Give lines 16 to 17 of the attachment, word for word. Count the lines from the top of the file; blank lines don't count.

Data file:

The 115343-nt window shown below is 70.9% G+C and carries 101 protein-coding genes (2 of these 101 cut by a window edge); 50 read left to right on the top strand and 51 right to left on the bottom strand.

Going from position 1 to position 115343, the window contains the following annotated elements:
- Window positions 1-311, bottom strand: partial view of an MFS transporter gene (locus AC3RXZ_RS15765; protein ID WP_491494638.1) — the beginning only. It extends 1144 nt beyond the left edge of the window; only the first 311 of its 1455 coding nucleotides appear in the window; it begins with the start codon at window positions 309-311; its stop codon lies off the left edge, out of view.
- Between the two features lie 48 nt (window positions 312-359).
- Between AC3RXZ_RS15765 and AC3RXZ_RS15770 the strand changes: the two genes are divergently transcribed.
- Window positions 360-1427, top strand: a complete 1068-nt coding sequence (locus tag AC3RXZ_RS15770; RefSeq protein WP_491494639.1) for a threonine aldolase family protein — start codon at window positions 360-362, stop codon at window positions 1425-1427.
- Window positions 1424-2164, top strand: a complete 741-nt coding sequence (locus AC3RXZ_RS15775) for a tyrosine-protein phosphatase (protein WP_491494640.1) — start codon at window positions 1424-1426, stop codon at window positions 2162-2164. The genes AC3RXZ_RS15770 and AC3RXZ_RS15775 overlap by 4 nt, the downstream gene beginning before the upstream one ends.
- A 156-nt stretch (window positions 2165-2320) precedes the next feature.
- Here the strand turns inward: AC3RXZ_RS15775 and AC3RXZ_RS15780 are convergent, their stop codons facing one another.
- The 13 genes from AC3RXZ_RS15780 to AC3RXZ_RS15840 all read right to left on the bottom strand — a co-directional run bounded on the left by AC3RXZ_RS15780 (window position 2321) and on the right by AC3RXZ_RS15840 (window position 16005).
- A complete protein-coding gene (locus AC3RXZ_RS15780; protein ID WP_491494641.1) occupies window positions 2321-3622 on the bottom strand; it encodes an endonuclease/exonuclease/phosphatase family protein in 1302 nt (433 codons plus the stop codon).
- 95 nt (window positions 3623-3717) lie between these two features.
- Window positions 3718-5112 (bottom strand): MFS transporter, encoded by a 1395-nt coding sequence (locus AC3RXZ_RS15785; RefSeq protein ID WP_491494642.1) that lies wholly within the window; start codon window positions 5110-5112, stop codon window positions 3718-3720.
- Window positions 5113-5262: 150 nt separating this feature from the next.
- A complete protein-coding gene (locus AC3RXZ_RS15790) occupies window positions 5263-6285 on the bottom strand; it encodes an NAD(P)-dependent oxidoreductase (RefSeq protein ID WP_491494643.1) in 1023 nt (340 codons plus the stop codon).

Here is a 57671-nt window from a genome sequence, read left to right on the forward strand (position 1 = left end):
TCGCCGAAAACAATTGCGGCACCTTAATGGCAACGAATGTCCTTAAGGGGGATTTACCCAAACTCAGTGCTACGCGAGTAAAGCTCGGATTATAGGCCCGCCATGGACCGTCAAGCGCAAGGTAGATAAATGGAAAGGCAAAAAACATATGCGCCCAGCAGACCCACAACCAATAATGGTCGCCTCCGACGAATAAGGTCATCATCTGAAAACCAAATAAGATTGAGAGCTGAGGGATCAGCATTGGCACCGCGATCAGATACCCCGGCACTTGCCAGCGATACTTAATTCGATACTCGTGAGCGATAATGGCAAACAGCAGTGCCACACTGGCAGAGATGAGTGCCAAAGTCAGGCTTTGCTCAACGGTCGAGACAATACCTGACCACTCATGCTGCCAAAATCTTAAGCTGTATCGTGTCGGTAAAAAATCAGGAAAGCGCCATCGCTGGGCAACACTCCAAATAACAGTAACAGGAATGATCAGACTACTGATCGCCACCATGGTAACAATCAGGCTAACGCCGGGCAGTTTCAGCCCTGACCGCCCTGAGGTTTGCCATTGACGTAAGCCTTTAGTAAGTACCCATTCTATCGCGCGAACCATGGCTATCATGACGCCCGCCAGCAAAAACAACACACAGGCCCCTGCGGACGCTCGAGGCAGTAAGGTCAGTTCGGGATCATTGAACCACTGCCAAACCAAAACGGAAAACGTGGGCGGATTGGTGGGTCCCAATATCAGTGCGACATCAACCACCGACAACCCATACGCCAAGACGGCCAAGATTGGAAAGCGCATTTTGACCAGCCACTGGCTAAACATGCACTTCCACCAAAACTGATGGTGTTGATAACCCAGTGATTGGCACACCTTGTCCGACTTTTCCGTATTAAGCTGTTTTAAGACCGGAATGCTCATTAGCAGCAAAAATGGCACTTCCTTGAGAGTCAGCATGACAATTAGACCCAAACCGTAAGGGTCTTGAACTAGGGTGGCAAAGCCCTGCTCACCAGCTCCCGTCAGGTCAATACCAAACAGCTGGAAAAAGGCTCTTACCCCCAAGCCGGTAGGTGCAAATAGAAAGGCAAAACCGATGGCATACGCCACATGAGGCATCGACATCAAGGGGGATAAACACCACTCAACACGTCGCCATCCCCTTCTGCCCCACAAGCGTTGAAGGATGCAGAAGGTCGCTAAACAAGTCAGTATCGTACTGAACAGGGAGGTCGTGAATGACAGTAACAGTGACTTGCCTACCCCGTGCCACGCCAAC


Here is a 57671-nt window from a genome sequence, read left to right on the forward strand (position 1 = left end):
TCGCCGAAAACAATTGCGGCACCTTAATGGCAACGAATGTCCTTAAGGGGGATTTACCCAAACTCAGTGCTACGCGAGTAAAGCTCGGATTATAGGCCCGCCATGGACCGTCAAGCGCAAGGTAGATAAATGGAAAGGCAAAAAACATATGCGCCCAGCAGACCCACAACCAATAATGGTCGCCTCCGACGAATAAGGTCATCATCTGAAAACCAAATAAGATTGAGAGCTGAGGGATCAGCATTGGCACCGCGATCAGATACCCCGGCACTTGCCAGCGATACTTAATTCGATACTCGTGAGCGATAATGGCAAACAGCAGTGCCACACTGGCAGAGATGAGTGCCAAAGTCAGGCTTTGCTCAACGGTCGAGACAATACCTGACCACTCATGCTGCCAAAATCTTAAGCTGTATCGTGTCGGTAAAAAATCAGGAAAGCGCCATCGCTGGGCAACACTCCAAATAACAGTAACAGGAATGATCAGACTACTGATCGCCACCATGGTAACAATCAGGCTAACGCCGGGCAGTTTCAGCCCTGACCGCCCTGAGGTTTGCCATTGACGTAAGCCTTTAGTAAGTACCCATTCTATCGCGCGAACCATGGCTATCATGACGCCCGCCAGCAAAAACAACACACAGGCCCCTGCGGACGCTCGAGGCAGTAAGGTCAGTTCGGGATCATTGAACCACTGCCAAACCAAAACGGAAAACGTGGGCGGATTGGTGGGTCCCAATATCAGTGCGACATCAACCACCGACAACCCATACGCCAAGACGGCCAAGATTGGAAAGCGCATTTTGACCAGCCACTGGCTAAACATGCACTTCCACCAAAACTGATGGTGTTGATAACCCAGTGATTGGCACACCTTGTCCGACTTTTCCGTATTAAGCTGTTTTAAGACCGGAATGCTCATTAGCAGCAAAAATGGCACTTCCTTGAGAGTCAGCATGACAATTAGACCCAAACCGTAAGGGTCTTGAACTAGGGTGGCAAAGCCCTGCTCACCAGCTCCCGTCAGGTCAATACCAAACAGCTGGAAAAAGGCTCTTACCCCCAAGCCGGTAGGTGCAAATAGAAAGGCAAAACCGATGGCATACGCCACATGAGGCATCGACATCAAGGGGGATAAACACCACTCAACACGTCGCCATCCCCTTCTGCCCCACAAGCGTTGAAGGATGCAGAAGGTCGCTAAACAAGTCAGTATCGTACTGAACAGGGAGGTCGTGAATGACAGTAACAGTGACTTGCCTACCCCGTGCCACGCCAAC